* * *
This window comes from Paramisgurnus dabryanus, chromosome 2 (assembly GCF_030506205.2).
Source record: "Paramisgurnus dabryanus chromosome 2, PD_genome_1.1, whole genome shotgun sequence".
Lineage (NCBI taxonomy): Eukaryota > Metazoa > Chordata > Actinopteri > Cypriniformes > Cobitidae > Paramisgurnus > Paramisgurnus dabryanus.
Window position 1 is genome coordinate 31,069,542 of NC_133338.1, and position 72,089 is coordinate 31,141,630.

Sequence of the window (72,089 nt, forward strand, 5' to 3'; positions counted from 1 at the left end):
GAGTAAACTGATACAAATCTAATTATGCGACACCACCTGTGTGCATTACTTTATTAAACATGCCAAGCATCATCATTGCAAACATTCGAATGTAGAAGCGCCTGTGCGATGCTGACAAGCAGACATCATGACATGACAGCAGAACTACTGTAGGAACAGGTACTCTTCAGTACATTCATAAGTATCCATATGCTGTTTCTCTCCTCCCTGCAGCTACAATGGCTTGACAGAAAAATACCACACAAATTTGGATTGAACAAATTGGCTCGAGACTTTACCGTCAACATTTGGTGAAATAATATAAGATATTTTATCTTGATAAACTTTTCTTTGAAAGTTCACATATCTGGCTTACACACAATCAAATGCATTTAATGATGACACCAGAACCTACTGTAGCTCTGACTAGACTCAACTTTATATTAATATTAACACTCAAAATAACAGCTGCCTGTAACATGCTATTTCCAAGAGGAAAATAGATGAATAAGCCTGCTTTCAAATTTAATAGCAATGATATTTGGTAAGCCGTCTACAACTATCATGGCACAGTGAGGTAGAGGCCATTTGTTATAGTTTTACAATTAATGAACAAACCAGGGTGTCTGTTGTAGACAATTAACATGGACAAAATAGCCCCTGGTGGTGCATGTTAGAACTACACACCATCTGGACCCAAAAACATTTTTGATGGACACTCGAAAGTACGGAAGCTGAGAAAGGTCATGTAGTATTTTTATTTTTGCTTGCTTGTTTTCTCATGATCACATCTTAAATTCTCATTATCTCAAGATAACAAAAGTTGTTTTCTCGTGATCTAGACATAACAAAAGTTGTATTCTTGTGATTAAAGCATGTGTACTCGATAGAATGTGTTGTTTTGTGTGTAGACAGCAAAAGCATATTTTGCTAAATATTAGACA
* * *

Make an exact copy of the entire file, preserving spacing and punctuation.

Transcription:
This window comes from Paramisgurnus dabryanus, chromosome 2 (assembly GCF_030506205.2).
Source record: "Paramisgurnus dabryanus chromosome 2, PD_genome_1.1, whole genome shotgun sequence".
Lineage (NCBI taxonomy): Eukaryota > Metazoa > Chordata > Actinopteri > Cypriniformes > Cobitidae > Paramisgurnus > Paramisgurnus dabryanus.
Window position 1 is genome coordinate 31,069,542 of NC_133338.1, and position 72,089 is coordinate 31,141,630.

Sequence of the window (72,089 nt, forward strand, 5' to 3'; positions counted from 1 at the left end):
GAGTAAACTGATACAAATCTAATTATGCGACACCACCTGTGTGCATTACTTTATTAAACATGCCAAGCATCATCATTGCAAACATTCGAATGTAGAAGCGCCTGTGCGATGCTGACAAGCAGACATCATGACATGACAGCAGAACTACTGTAGGAACAGGTACTCTTCAGTACATTCATAAGTATCCATATGCTGTTTCTCTCCTCCCTGCAGCTACAATGGCTTGACAGAAAAATACCACACAAATTTGGATTGAACAAATTGGCTCGAGACTTTACCGTCAACATTTGGTGAAATAATATAAGATATTTTATCTTGATAAACTTTTCTTTGAAAGTTCACATATCTGGCTTACACACAATCAAATGCATTTAATGATGACACCAGAACCTACTGTAGCTCTGACTAGACTCAACTTTATATTAATATTAACACTCAAAATAACAGCTGCCTGTAACATGCTATTTCCAAGAGGAAAATAGATGAATAAGCCTGCTTTCAAATTTAATAGCAATGATATTTGGTAAGCCGTCTACAACTATCATGGCACAGTGAGGTAGAGGCCATTTGTTATAGTTTTACAATTAATGAACAAACCAGGGTGTCTGTTGTAGACAATTAACATGGACAAAATAGCCCCTGGTGGTGCATGTTAGAACTACACACCATCTGGACCCAAAAACATTTTTGATGGACACTCGAAAGTACGGAAGCTGAGAAAGGTCATGTAGTATTTTTATTTTTGCTTGCTTGTTTTCTCATGATCACATCTTAAATTCTCATTATCTCAAGATAACAAAAGTTGTTTTCTCGTGATCTAGACATAACAAAAGTTGTATTCTTGTGATTAAAGCATGTGTACTCGATAGAATGTGTTGTTTTGTGTGTAGACAGCAAAAGCATATTTTGCTAAATATTAGACA